Fifty glorious years (1950-2000): the triumph of the US computer engineering : Donald Knuth : TAoCP and its Influence of Computer Science : Richard Stallman : Linus Torvalds : Larry Wall : John K. Ousterhout : CTSS : Multix OS Unix History : Unix shell history : VI editor : History of pipes concept : Solaris : MS DOS : Programming Languages History : PL/1 : Simula 67 : C : History of GCC development : Scripting Languages : Perl history : OS History : Mail : DNS : SSH : CPU Instruction Sets : SPARC systems 1987-2006 : Norton Commander : Norton Utilities : Norton Ghost : Frontpage history : Malware Defense History : GNU Screen : OSS early history
The Peter Principle : Parkinson Law : 1984 : The Mythical Man-Month : How to Solve It by George Polya : The Art of Computer Programming : The Elements of Programming Style : The Unix Haterís Handbook : The Jargon file : The True Believer : Programming Pearls : The Good Soldier Svejk : The Power Elite
Most popular humor pages:
Manifest of the Softpanorama IT Slacker Society : Ten Commandments of the IT Slackers Society : Computer Humor Collection : BSD Logo Story : The Cuckoo's Egg : IT Slang : C++ Humor : ARE YOU A BBS ADDICT? : The Perl Purity Test : Object oriented programmers of all nations : Financial Humor : Financial Humor Bulletin, 2008 : Financial Humor Bulletin, 2010 : The Most Comprehensive Collection of Editor-related Humor : Programming Language Humor : Goldman Sachs related humor : Greenspan humor : C Humor : Scripting Humor : Real Programmers Humor : Web Humor : GPL-related Humor : OFM Humor : Politically Incorrect Humor : IDS Humor : "Linux Sucks" Humor : Russian Musical Humor : Best Russian Programmer Humor : Microsoft plans to buy Catholic Church : Richard Stallman Related Humor : Admin Humor : Perl-related Humor : Linus Torvalds Related humor : PseudoScience Related Humor : Networking Humor : Shell Humor : Financial Humor Bulletin, 2011 : Financial Humor Bulletin, 2012 : Financial Humor Bulletin, 2013 : Java Humor : Software Engineering Humor : Sun Solaris Related Humor : Education Humor : IBM Humor : Assembler-related Humor : VIM Humor : Computer Viruses Humor : Bright tomorrow is rescheduled to a day after tomorrow : Classic Computer Humor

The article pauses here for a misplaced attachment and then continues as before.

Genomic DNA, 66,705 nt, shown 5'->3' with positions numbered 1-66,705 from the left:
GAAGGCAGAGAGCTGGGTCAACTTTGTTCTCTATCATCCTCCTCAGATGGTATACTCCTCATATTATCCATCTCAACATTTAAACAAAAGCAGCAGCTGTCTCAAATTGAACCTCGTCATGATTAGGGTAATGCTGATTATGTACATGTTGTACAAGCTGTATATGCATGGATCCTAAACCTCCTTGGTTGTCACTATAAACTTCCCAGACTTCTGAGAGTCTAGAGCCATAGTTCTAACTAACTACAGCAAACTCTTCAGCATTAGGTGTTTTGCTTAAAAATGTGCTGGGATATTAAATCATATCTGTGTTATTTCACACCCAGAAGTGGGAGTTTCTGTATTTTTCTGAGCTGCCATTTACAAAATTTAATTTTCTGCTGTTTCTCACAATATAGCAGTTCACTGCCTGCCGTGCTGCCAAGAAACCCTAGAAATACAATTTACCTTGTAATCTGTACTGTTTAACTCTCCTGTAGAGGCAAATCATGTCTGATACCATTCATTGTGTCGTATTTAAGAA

The Last but not Least Technology is dominated by two types of people: those who understand what they do not manage and those who manage what they do not understand ~Archibald Putt. Ph.D
Copyright © 1996-2021 by Softpanorama Society. www.softpanorama.org was initially created as a service to the (now defunct) UN Sustainable Development Networking Programme (SDNP) without any remuneration. This document is an industrial compilation designed and created exclusively for educational use and is distributed under the Softpanorama Content License. Original materials copyright belong to respective owners. Quotes are made for educational purposes only in compliance with the fair use doctrine.
FAIR USE NOTICE This site contains copyrighted material the use of which has not always been specifically authorized by the copyright owner. We are making such material available to advance understanding of computer science, IT technology, economic, scientific, and social issues. We believe this constitutes a 'fair use' of any such copyrighted material as provided by section 107 of the US Copyright Law according to which such material can be distributed without profit exclusively for research and educational purposes.
This is a Spartan WHYFF (We Help You For Free) site written by people for whom English is not a native language. Grammar and spelling errors should be expected. The site contain some broken links as it develops like a living tree...
|You can use PayPal to to buy a cup of coffee for authors of this site|
Last modified: March 12, 2019